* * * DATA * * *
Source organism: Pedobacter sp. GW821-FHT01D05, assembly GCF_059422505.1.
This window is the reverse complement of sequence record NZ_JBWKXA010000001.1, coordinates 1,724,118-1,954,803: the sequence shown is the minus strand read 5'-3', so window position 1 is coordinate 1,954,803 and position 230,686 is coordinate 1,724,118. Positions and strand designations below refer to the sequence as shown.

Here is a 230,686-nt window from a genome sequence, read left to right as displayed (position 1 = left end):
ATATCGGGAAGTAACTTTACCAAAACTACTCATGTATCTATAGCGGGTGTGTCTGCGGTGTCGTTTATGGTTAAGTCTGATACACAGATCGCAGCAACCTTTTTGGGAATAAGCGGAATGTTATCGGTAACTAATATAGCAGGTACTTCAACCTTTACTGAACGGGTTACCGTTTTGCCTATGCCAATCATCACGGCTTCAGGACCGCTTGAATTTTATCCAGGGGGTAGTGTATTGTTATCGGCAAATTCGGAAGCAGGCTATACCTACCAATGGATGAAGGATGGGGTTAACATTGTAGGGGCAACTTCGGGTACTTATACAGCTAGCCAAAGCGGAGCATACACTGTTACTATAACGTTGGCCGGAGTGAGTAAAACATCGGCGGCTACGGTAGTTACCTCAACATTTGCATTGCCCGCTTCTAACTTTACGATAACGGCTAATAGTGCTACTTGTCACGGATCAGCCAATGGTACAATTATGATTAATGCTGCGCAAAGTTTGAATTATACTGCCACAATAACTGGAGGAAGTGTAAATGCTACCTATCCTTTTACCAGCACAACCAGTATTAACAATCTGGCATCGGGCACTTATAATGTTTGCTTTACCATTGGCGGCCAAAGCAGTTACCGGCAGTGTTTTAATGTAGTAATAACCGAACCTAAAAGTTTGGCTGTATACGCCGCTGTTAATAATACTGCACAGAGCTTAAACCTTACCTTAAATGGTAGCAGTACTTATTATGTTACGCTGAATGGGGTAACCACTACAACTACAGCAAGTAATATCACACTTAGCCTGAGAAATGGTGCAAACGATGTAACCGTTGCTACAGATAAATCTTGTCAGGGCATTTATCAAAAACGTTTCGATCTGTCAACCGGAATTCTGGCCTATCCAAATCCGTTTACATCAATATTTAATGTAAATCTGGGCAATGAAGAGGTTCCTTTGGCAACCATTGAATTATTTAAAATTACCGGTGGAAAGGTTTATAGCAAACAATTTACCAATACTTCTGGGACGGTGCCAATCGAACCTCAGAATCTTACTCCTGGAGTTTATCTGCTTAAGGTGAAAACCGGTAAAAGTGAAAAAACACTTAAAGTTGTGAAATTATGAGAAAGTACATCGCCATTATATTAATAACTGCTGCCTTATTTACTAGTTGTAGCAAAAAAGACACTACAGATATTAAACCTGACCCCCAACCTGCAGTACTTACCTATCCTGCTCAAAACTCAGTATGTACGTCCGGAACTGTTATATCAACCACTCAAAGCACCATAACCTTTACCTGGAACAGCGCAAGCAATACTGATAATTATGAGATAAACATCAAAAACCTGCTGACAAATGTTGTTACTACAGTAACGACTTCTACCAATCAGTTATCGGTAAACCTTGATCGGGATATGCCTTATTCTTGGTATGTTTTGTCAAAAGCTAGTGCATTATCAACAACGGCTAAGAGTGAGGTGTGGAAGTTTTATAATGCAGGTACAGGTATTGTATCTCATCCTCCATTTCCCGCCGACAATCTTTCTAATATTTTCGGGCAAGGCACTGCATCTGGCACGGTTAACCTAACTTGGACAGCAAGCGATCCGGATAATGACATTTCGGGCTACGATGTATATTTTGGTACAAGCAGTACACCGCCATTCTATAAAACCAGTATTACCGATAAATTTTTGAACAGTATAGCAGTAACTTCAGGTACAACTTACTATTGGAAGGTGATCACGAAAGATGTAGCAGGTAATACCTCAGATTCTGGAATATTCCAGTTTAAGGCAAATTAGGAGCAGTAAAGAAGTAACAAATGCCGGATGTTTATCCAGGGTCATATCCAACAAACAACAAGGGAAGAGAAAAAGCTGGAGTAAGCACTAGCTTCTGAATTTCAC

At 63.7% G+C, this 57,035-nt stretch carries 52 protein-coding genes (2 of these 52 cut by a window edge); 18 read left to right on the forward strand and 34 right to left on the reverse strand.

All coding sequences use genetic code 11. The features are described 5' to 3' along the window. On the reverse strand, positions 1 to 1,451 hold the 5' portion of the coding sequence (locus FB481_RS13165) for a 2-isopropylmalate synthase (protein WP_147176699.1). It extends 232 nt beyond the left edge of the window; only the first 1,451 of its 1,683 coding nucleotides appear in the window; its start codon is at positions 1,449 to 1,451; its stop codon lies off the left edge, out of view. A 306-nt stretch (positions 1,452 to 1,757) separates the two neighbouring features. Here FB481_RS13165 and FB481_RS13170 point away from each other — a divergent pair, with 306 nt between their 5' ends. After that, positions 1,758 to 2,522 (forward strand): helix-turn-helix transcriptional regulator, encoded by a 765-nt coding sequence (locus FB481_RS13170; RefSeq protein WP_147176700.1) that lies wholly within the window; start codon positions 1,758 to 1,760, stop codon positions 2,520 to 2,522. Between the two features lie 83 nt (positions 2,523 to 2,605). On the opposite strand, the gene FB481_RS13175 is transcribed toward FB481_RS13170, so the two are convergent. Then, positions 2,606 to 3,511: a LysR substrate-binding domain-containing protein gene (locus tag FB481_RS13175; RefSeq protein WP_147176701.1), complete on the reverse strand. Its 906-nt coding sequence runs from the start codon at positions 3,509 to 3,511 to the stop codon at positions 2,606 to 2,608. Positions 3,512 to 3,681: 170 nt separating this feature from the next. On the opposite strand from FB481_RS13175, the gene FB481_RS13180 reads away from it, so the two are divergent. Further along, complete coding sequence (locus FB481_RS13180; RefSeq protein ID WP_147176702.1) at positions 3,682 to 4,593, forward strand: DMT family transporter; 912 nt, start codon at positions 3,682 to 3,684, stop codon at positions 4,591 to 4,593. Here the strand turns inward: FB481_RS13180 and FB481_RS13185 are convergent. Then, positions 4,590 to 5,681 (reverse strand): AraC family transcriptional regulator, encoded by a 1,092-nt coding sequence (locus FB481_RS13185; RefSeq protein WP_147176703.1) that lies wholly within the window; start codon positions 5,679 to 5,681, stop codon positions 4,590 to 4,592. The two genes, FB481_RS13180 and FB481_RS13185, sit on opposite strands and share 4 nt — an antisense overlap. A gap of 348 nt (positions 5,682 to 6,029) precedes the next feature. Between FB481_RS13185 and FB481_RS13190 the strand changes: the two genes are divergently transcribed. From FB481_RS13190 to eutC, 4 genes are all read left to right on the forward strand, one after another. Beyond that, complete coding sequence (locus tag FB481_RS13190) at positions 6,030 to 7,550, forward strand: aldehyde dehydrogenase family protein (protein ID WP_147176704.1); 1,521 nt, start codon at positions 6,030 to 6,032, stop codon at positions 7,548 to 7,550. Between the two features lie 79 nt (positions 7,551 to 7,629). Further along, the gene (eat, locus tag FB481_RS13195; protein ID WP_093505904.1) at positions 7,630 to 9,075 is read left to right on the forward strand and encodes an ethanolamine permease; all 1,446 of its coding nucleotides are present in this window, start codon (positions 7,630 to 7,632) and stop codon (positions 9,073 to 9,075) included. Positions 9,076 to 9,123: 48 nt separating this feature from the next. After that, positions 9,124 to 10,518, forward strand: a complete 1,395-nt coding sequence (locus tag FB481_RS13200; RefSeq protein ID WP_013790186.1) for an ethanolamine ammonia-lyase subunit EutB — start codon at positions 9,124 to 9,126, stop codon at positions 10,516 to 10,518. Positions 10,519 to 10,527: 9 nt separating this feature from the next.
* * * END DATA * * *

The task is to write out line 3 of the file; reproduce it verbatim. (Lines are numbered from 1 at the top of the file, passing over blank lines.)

Here is a 230,686-nt window from a genome sequence, read left to right as displayed (position 1 = left end):